Usually, the owners want to just start up the same business, with the same customers at the same location with the same owners. That is a recipe for problems. The problems come from two principles.

The first is successor liability. The second is that business owners operating a firm in the “zone of insolvency” have a “fiduciary duty” (or an obligation to serve as a trustee) to their creditors. A detailed discussion of these principles is beyond the scope of this article.

Starting Over After Business Failure

In New Jersey, a new business can have successor liability for the debts of the old if a court finds that a “de facto merger” occurred, or if the business is the “mere continuation” of the old. This means that the old creditors can pursue the new business for payment, providing they can convince a court that this is the case. Courts look for the following to show a defacto merger/mere continuation:

1. the new business has the same ownership, management, personnel, physical location, assets and/or general business operations as the old one;

2. the old business shuts down suddenly at about the time the new business starts up.

3. the new business or its owners assume some but not all debts of the old business, especially those ordinarily needed to continue business;

4. the new business holds itself out to the public as continuing the old business.

Any time business owners start a new business under a new name, successor liability is a risk. There are steps that can be taken to minimize the risk. Each case is different, and a detailed review by a knowledgeable and experienced bankruptcy or business attorney is needed, in advance of any such move.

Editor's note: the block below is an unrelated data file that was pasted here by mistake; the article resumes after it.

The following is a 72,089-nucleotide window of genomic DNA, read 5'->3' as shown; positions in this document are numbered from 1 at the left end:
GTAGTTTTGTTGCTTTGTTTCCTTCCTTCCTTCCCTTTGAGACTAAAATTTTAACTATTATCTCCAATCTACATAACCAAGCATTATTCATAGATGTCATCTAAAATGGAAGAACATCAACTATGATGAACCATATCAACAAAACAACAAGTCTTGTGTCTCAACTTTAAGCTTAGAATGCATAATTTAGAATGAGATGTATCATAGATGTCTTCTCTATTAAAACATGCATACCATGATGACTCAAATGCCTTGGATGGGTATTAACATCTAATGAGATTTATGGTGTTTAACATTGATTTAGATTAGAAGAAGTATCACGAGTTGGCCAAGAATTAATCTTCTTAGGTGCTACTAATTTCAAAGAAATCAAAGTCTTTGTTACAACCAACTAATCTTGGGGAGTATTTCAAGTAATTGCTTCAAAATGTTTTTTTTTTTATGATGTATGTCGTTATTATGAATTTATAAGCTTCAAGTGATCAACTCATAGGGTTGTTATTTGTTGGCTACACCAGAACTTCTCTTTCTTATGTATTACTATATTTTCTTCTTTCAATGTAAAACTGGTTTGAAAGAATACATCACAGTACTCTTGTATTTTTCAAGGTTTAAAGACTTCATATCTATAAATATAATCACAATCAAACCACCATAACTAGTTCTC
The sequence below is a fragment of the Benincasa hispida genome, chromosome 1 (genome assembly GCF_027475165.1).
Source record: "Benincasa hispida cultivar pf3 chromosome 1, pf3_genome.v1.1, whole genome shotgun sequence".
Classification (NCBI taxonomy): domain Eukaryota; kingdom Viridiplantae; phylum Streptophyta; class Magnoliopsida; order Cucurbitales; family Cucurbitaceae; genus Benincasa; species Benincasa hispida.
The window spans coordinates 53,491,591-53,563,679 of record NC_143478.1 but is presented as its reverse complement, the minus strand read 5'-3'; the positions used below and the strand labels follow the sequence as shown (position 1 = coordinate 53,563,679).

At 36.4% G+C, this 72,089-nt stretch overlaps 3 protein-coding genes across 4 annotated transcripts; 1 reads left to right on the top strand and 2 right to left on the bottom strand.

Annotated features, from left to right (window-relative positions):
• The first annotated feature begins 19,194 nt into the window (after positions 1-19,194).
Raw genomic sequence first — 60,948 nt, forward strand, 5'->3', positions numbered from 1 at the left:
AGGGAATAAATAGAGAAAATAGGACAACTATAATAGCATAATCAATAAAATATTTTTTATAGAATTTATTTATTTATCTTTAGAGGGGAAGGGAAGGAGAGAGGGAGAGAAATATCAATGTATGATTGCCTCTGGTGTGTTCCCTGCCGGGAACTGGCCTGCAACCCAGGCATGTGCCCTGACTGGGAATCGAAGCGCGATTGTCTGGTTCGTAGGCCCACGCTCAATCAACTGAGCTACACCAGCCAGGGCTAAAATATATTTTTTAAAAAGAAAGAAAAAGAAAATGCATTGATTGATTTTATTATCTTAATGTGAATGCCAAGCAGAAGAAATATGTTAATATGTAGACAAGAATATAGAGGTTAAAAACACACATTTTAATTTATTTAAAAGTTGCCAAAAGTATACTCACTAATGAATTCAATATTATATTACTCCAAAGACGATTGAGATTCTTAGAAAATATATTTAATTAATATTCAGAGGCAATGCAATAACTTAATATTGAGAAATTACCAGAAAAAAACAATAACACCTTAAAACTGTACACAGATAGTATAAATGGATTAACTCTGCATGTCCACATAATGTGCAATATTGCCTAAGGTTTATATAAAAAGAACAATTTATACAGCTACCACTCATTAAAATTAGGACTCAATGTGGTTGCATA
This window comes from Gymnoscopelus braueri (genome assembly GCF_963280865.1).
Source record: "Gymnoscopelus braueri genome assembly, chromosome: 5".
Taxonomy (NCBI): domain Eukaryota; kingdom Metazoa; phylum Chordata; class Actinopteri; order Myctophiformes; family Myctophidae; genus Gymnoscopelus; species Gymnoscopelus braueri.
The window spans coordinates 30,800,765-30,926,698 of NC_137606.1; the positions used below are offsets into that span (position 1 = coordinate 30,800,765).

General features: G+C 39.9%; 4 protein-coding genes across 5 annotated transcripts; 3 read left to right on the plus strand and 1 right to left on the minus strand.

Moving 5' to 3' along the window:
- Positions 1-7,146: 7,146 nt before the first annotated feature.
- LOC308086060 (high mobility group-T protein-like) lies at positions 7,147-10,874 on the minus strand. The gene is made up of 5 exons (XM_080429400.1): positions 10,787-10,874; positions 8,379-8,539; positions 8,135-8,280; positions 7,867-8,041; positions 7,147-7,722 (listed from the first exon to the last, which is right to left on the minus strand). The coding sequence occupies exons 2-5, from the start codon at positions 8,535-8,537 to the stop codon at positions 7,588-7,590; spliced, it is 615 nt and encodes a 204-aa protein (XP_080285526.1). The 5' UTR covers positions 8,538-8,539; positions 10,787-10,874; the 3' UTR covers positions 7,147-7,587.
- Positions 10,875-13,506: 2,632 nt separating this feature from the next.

The second trap is fiduciary liability of business owners. Violating this duty could expose the business owners to a later lawsuit and debts that might not be dischargeable in a personal bankruptcy. Simply put, business owners are held to a high standard of care towards their creditors when a business is failing. They have a duty to maximize the value of the business, and to not take steps which benefit themselves unfairly at the expense of creditors or which treat creditors unfairly. This does not mean that business owners are not entitled to be paid for their services, or that they have to put more of their own money into the failing business.  But lining their own pockets, or transferring assets to themselves or others without the company getting fair value in exchange; engaging in preferential treatment of certain creditors; or making false statements to creditors are some of the “no-no’s” to avoid. Again, this is not a complete list and what can or should be done is very fact sensitive and requires careful review by an experienced attorney. As always, careful planning and advice are critical

Business owners are entitled to try to start over, but without careful planning and the right advice, the result could be that the old debts beleager the new business